2. The longer the password, the harder to crack. There’s no such thing as an unhackable password. Its just takes the password cracker longer to find the right letters and/or numbers. Its called a brute force attack. Its pretty much goes through all possible alphabetical and numerical combinations until it finds a match. That’s why 1 letter or number could add an extra couple hours to the cracking process unless you have a good computer, then it will only add a half hour or so maybe less.

    • I would like to reply to Hunter; Modern brute force attacks don’t rely at all on the length of your password. This is because passwords longer than 8 characters consisting of truly random characters (even restricted between 0-9 and a-Z) are considered to be pretty much unfeasible to crack. However, these types of passwords are hard to remember by humans and we therefore use words in our language to help us remember better. That’s where dictionary attacks come in. Instead of combining random numbers and letters to make up a brute force attack, entire words are combined with both numbers and letters in order to execute the attack. Which means if your password consists of two or less words, even with the first letter capitalized and a number at the end, then your password is weak regardless of length.

  3. Dear Mira,
    Why don’t you put your list of nouns, verbs and adjectivs in an excel sheet, index them, take the good old vlookup fromula coupled with a random number generator and patch them together. You only need to hit F9.

    • It’s like $2 a password, really not a big deal. Some people are so computer-illiterate that they’d appreciate any help in this vein. (Sad part is, of course, that the really computer-illiterate won’t even know about this girl.)

  4. God, smell the testosterone in here. Ignore the clickbait headline, I doubt there are any truly unhackable passwords in the world, what this girl is doing is still pretty awesome. If someone wanted real security all they’d have to do is send her snail mail with a money order and a false name on it from a P.O. box. I don’t see any password generator website offering a service like that. But do go on with your little circle jerk talking trash about her, you’re just jealous you didn’t think of it first.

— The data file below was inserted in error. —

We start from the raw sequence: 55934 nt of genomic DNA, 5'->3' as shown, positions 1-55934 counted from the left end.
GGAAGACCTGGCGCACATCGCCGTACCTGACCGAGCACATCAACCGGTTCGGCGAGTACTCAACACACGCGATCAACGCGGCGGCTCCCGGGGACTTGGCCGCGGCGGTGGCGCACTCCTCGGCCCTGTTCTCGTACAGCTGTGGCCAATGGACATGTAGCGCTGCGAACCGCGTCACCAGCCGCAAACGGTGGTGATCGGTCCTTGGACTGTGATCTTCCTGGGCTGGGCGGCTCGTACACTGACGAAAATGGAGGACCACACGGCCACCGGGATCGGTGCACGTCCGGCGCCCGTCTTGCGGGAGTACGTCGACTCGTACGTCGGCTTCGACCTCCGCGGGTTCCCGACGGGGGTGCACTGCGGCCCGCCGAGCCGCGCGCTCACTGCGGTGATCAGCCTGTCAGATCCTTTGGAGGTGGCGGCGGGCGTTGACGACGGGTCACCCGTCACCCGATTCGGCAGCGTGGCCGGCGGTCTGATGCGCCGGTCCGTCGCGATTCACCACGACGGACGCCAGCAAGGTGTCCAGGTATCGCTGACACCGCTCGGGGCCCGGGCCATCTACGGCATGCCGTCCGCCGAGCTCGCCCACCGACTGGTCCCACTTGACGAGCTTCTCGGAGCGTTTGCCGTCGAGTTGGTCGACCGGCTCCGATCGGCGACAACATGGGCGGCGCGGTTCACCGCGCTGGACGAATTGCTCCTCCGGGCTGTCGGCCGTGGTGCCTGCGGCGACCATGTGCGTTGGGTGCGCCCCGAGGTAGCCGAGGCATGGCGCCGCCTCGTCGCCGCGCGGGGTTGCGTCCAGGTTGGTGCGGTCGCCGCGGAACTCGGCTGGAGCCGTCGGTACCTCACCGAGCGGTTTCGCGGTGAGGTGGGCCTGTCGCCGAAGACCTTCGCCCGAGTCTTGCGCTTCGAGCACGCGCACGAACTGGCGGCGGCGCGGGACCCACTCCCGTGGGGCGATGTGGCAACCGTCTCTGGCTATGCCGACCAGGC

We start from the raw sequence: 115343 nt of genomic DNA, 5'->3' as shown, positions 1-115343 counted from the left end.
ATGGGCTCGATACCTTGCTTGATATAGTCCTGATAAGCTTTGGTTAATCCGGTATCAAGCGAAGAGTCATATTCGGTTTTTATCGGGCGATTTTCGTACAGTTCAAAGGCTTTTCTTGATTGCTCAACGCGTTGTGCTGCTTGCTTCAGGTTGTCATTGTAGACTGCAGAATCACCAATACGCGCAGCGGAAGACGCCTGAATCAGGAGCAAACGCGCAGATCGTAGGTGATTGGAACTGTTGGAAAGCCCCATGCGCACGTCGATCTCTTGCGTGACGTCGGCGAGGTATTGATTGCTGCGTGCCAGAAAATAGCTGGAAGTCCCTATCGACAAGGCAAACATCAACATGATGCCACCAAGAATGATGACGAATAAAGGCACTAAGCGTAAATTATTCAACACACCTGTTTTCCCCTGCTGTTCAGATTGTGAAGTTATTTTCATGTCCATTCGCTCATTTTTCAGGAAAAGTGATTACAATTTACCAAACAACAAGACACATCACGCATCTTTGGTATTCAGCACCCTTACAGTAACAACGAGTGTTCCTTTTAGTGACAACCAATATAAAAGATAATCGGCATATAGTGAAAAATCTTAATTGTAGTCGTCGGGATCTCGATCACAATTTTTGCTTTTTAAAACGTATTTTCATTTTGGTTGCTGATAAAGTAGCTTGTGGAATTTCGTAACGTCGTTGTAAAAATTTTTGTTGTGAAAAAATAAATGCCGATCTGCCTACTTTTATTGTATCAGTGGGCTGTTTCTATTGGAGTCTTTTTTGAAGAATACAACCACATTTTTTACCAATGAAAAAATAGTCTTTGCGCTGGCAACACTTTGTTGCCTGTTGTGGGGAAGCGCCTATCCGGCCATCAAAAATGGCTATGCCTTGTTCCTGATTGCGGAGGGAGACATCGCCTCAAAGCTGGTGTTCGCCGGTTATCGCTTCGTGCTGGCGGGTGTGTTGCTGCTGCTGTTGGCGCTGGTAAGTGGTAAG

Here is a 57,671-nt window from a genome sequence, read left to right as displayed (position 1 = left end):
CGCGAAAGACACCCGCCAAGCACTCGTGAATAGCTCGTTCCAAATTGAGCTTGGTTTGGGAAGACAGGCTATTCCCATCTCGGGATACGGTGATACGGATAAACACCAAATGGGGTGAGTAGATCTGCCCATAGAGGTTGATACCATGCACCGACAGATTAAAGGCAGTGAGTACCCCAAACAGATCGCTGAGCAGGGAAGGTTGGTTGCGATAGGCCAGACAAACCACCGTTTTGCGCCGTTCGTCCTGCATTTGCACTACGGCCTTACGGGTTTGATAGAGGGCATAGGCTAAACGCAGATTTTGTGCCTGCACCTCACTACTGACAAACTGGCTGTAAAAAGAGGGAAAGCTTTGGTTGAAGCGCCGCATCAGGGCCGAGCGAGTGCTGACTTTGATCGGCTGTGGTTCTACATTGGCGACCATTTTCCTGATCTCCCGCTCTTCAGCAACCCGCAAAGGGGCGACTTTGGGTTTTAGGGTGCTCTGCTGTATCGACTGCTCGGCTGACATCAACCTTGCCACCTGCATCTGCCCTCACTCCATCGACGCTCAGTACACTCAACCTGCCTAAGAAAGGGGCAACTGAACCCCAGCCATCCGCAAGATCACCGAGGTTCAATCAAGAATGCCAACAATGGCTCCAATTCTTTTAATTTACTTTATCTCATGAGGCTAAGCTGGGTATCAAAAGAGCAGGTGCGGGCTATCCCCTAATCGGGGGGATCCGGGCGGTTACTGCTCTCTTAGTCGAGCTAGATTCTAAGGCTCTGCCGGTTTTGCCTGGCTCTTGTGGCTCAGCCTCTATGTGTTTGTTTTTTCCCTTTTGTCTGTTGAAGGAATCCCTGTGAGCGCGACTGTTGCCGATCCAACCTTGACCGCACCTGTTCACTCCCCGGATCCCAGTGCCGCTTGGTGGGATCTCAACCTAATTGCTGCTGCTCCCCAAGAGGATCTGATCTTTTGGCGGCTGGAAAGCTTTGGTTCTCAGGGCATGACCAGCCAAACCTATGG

5. Those passwords are not unhackable. For a real unhackable password put random numbers, letters, symbols, unicode (if able), etc.

    EX: M$vT8p%2Qz^B@4

    • An extra character is so much more effective than using symbols etc.

      Let’s take an 8 character password. You decide to use random symbols as well as numbers and letters. Using the regular set of allowed characters that would be an extra 29^8 layers of security. That is assuming that the brute force cracker being used didn’t already look for symbols, which would be incredibly naive, so in reality it isn’t any more secure at all against such a method. Sure, it’s harder for a human to guess. Your dog’s name “fidothedog” = easy to guess, “f!D0+hEDo&” = hard. A program doesn’t care though, they’re both the same to a computer.

      In a standard password there are 65 allowed characters. In an 8 character password there are 65^8 (or 318644812890625) possibilities. Add in an extra character and that takes it to 65^9 (20711912837890625). The smart folk out there will realize that this will take 65 times longer to crack.

      I know what I’d rather use.

      General rule of thumb – 9 or more characters, random characters (NOT words, that would leave you vulnerable to a dictionary attack), not your mother’s birthday etc and you’ll be fine.